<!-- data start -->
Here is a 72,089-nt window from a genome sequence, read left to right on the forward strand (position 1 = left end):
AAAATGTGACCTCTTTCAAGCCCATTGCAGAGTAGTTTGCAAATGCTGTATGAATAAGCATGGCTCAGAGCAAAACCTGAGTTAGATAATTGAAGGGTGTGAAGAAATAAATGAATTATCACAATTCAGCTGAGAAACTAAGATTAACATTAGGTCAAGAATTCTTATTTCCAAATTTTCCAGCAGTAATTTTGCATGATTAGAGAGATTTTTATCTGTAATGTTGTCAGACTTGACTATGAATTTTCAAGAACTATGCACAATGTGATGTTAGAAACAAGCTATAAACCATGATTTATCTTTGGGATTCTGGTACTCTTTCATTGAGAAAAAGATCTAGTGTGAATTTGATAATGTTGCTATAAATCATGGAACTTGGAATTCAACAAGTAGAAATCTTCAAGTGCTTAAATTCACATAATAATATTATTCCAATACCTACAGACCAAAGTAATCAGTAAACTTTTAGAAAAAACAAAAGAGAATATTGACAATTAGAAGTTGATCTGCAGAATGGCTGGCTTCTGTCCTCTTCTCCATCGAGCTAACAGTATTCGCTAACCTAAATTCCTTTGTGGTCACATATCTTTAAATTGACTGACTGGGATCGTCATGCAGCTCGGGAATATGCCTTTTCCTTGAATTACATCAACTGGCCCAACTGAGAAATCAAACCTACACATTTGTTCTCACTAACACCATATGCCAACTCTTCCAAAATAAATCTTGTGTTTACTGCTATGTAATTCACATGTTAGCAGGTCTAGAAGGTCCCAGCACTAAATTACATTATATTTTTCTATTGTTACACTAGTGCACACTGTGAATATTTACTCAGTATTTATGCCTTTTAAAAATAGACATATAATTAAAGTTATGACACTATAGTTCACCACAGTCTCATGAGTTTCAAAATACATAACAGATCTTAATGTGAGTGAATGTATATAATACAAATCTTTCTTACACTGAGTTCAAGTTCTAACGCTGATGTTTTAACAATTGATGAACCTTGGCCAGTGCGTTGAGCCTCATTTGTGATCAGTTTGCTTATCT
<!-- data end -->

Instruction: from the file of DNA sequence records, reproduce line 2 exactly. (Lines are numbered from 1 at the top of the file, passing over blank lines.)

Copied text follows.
AAAATGTGACCTCTTTCAAGCCCATTGCAGAGTAGTTTGCAAATGCTGTATGAATAAGCATGGCTCAGAGCAAAACCTGAGTTAGATAATTGAAGGGTGTGAAGAAATAAATGAATTATCACAATTCAGCTGAGAAACTAAGATTAACATTAGGTCAAGAATTCTTATTTCCAAATTTTCCAGCAGTAATTTTGCATGATTAGAGAGATTTTTATCTGTAATGTTGTCAGACTTGACTATGAATTTTCAAGAACTATGCACAATGTGATGTTAGAAACAAGCTATAAACCATGATTTATCTTTGGGATTCTGGTACTCTTTCATTGAGAAAAAGATCTAGTGTGAATTTGATAATGTTGCTATAAATCATGGAACTTGGAATTCAACAAGTAGAAATCTTCAAGTGCTTAAATTCACATAATAATATTATTCCAATACCTACAGACCAAAGTAATCAGTAAACTTTTAGAAAAAACAAAAGAGAATATTGACAATTAGAAGTTGATCTGCAGAATGGCTGGCTTCTGTCCTCTTCTCCATCGAGCTAACAGTATTCGCTAACCTAAATTCCTTTGTGGTCACATATCTTTAAATTGACTGACTGGGATCGTCATGCAGCTCGGGAATATGCCTTTTCCTTGAATTACATCAACTGGCCCAACTGAGAAATCAAACCTACACATTTGTTCTCACTAACACCATATGCCAACTCTTCCAAAATAAATCTTGTGTTTACTGCTATGTAATTCACATGTTAGCAGGTCTAGAAGGTCCCAGCACTAAATTACATTATATTTTTCTATTGTTACACTAGTGCACACTGTGAATATTTACTCAGTATTTATGCCTTTTAAAAATAGACATATAATTAAAGTTATGACACTATAGTTCACCACAGTCTCATGAGTTTCAAAATACATAACAGATCTTAATGTGAGTGAATGTATATAATACAAATCTTTCTTACACTGAGTTCAAGTTCTAACGCTGATGTTTTAACAATTGATGAACCTTGGCCAGTGCGTTGAGCCTCATTTGTGATCAGTTTGCTTATCT